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Brushing Up on Mindfulness

Special to the News Columns

The Mindful LawyerYou have probably brushed your teeth today, doing so for two reasons: fresh breath and maintaining healthy teeth and gums. Many tubes of toothpaste provide messages like: “regular brushing can help fight cavities and leave your breath feeling fresh.”  If practicing mindfulness were described in a similar way it might read something like, “regular practicing can help you see things more clearly and leave you feeling refreshed.” In this month’s column, we look to brushing teeth as a useful metaphor for practicing mindfulness. If you have found it challenging to practice mindfulness, this column may help illuminate what’s getting in the way.

Regular Brushing and Regular Practice

The fresh breath connection to mindfulness is feeling refreshed — calm and at ease, while the dental hygiene connection is seeing things more clearly, less encumbered by preconceptions, assumptions, bias, judgments, and erroneous projections.  As to seeing things more clearly, which goes to the heart of mindfulness, mindfulness teacher Sharon Salzberg expresses it well:

“Mindfulness is being able to tell the difference between what is taking place and the stories we tell ourselves about what is taking place.”

Notice how Salzberg doesn’t mention feeling calm or relaxed.  Of course, being able to tell the difference goes a long way to feeling more relaxed.

It can be helpful to keep in mind that the regular practicing of mindfulness does much more than leave you feeling refreshed.  This is an important reminder because practicing mindfulness (especially in the early days) does not always feel calming and refreshing, as increased awareness of agitating thoughts, feelings, and body sensations can make for an unpleasant experience.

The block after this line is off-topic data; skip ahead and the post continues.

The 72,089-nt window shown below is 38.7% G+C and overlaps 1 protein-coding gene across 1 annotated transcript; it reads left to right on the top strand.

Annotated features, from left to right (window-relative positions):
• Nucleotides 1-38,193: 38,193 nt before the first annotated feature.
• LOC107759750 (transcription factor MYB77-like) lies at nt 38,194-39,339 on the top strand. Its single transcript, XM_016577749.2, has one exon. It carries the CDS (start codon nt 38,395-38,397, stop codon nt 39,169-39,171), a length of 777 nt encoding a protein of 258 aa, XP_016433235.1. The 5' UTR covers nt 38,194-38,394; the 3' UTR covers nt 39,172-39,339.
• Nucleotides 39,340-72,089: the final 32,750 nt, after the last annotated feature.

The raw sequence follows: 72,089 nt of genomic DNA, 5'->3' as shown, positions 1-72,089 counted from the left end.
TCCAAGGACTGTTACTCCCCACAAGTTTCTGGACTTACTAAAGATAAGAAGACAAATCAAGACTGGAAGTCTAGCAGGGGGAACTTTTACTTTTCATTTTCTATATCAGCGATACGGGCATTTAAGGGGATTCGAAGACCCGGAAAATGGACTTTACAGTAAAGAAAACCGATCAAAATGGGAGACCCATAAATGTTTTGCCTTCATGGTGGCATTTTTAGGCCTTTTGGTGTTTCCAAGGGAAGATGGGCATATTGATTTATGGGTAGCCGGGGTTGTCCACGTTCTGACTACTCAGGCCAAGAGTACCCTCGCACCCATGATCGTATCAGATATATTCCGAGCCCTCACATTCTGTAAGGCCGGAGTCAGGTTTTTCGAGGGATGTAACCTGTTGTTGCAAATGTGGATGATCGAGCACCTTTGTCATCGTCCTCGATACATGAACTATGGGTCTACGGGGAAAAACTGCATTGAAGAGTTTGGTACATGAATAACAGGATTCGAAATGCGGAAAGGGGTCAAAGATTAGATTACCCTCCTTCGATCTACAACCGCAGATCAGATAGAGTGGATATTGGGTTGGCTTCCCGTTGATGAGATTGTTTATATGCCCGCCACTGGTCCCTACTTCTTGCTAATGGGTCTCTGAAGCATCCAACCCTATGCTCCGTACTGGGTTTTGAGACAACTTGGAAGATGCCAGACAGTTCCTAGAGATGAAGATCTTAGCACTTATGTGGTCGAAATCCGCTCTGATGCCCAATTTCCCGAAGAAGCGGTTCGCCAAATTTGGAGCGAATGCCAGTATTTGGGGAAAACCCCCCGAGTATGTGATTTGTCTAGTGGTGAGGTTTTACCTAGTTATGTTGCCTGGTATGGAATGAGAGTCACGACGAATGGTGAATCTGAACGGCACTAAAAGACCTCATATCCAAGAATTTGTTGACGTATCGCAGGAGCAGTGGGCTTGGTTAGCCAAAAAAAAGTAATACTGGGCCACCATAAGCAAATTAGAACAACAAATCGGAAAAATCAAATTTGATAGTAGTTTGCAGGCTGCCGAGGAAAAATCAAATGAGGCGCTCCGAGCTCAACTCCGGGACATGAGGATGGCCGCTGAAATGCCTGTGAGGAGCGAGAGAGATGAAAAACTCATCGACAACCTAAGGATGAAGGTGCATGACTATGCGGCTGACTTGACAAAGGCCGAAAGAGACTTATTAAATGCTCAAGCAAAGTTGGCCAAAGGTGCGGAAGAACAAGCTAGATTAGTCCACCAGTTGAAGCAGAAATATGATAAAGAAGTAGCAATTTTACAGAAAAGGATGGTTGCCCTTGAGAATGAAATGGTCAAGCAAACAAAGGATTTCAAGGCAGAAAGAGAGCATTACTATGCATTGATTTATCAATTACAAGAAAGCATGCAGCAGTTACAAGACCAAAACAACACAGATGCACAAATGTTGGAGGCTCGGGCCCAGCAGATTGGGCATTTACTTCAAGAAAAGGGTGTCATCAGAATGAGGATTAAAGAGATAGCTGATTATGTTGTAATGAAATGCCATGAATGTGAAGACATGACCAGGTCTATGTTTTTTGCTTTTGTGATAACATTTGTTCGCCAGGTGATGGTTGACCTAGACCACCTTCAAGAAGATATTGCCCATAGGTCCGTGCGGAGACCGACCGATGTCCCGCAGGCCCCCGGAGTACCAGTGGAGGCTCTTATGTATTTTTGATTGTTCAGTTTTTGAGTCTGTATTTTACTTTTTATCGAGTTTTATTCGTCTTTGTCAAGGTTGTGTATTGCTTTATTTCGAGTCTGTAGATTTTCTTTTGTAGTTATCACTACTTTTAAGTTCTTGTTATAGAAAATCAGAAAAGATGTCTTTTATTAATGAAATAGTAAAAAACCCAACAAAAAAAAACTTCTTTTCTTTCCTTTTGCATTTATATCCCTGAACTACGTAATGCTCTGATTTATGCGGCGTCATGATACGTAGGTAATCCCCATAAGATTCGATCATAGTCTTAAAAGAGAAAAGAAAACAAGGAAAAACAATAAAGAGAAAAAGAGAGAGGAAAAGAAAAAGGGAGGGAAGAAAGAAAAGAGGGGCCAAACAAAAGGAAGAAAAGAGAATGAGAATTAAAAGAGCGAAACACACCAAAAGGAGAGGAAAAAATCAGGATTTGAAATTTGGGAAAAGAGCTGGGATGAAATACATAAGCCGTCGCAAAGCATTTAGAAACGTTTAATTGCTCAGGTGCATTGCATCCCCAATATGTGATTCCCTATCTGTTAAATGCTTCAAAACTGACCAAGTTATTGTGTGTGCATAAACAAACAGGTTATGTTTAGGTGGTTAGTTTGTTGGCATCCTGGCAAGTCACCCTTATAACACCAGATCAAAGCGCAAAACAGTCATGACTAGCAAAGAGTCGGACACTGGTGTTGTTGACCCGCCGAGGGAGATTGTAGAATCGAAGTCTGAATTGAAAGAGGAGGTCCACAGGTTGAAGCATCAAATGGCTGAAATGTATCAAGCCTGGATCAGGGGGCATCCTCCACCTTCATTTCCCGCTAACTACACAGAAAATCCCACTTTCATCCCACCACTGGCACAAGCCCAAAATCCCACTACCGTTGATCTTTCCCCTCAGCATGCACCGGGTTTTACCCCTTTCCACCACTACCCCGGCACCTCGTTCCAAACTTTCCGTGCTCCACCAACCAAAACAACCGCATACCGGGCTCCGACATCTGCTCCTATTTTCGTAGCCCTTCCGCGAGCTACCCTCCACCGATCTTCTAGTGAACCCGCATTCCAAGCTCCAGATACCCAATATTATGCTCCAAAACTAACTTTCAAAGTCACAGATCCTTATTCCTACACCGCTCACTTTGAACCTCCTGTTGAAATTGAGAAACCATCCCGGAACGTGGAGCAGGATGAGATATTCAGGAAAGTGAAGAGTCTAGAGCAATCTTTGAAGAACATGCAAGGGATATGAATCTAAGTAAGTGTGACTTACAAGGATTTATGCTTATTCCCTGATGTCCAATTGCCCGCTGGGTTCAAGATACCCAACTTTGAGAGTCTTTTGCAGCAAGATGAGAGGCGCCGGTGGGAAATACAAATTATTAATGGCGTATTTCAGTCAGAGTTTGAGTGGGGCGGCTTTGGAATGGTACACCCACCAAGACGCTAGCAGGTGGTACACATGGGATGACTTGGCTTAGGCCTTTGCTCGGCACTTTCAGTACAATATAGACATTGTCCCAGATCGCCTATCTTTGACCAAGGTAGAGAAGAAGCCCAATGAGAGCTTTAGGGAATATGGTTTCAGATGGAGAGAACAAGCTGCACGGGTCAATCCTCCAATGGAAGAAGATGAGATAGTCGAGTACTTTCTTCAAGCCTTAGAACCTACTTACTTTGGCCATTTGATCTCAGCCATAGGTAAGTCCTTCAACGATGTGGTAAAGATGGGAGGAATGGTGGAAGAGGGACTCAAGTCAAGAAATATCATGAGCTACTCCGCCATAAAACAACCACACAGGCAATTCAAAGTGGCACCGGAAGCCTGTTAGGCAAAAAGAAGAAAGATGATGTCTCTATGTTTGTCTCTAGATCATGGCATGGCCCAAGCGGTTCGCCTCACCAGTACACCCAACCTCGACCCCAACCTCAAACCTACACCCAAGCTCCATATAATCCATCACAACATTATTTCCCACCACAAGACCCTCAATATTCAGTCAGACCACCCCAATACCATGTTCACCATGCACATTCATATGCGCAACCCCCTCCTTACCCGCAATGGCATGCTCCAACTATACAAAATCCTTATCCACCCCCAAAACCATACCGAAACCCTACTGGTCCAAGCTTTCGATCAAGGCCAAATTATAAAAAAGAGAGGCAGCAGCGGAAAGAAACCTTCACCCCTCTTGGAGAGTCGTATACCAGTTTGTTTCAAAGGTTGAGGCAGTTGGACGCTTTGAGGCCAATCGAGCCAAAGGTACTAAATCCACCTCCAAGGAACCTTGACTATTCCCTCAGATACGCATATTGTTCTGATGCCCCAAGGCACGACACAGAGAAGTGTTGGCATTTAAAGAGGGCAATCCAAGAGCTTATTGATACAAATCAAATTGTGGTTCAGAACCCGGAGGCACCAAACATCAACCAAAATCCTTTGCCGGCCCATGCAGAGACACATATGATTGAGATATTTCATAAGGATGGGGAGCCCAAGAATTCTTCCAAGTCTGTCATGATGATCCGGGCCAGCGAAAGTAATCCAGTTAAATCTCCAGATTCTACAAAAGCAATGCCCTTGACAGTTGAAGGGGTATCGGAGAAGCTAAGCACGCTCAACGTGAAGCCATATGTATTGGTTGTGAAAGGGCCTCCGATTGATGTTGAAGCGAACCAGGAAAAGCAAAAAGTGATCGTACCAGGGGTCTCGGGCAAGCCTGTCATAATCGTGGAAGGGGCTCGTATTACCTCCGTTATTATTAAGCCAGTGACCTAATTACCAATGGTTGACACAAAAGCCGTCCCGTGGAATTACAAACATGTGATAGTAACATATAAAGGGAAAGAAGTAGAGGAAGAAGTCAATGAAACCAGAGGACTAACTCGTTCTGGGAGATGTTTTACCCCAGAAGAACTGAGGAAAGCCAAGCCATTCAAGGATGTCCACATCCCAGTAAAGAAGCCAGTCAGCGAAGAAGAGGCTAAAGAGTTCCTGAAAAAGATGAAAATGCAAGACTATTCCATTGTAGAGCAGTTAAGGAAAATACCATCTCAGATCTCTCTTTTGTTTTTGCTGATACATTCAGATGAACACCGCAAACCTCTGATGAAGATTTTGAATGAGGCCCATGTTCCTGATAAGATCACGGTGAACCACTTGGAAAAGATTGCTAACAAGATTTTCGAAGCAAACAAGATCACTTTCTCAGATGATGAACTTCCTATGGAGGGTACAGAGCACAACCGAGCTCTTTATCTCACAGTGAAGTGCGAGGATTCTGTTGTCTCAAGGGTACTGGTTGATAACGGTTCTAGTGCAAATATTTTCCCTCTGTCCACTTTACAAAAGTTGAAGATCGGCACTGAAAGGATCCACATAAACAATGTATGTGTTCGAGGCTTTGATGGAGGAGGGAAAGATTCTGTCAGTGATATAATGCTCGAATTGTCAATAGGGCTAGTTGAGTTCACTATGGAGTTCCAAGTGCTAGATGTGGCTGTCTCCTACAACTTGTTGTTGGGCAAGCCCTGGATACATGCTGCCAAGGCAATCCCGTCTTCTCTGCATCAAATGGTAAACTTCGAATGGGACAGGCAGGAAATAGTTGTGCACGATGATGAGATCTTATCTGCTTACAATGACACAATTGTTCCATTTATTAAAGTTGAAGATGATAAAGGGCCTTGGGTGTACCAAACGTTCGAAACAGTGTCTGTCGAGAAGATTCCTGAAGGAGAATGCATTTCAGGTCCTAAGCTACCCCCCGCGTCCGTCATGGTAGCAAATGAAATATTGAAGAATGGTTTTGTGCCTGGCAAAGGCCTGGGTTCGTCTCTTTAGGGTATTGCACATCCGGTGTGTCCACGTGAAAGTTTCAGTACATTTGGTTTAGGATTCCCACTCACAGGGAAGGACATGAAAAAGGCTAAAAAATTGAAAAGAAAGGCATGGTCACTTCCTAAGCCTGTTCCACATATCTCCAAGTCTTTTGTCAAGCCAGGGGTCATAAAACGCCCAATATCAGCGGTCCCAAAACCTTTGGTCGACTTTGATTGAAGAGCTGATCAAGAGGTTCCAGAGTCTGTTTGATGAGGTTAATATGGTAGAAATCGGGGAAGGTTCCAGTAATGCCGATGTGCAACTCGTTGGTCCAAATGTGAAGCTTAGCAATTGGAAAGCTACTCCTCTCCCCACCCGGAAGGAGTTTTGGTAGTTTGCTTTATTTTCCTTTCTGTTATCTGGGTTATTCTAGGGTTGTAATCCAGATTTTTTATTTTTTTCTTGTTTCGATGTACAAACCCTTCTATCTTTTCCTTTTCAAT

But with an interest on the long-term benefits of practice, momentary discomforts are appreciated as part of the journey. Learning to observe and experience momentary discomforts in a compassionate and skillful manner is the key to not only becoming more resilient but to acquiring insight and transforming such moments into opportunities for personal growth and freedom.

Putting Things Together

If tomorrow you woke up and began brushing with a new toothpaste that had no taste, what would you do?  Knowing the long-term benefits of brushing, you’d probably still brush. It’s the same thing with mindfulness practice. Knowing the long-term cognitive, emotional, social, and physical benefits of practice, it can make good sense to practice even if the reasons for doing so are not realized right then and there.

But let’s take this one step further and imagine that the toothpaste flavor is unpleasant. Why, because sometimes practicing mindfulness can feel a little unpleasant — we become restless, grow bored, or feel agitated. What would you do then?  One impulse might be to ditch the toothpaste and stop brushing. We tend to do this with many things in life when they do not seem to be working. And, indeed, there is good reason to research and explore different types of wellness and insight practices to find those that work best for you.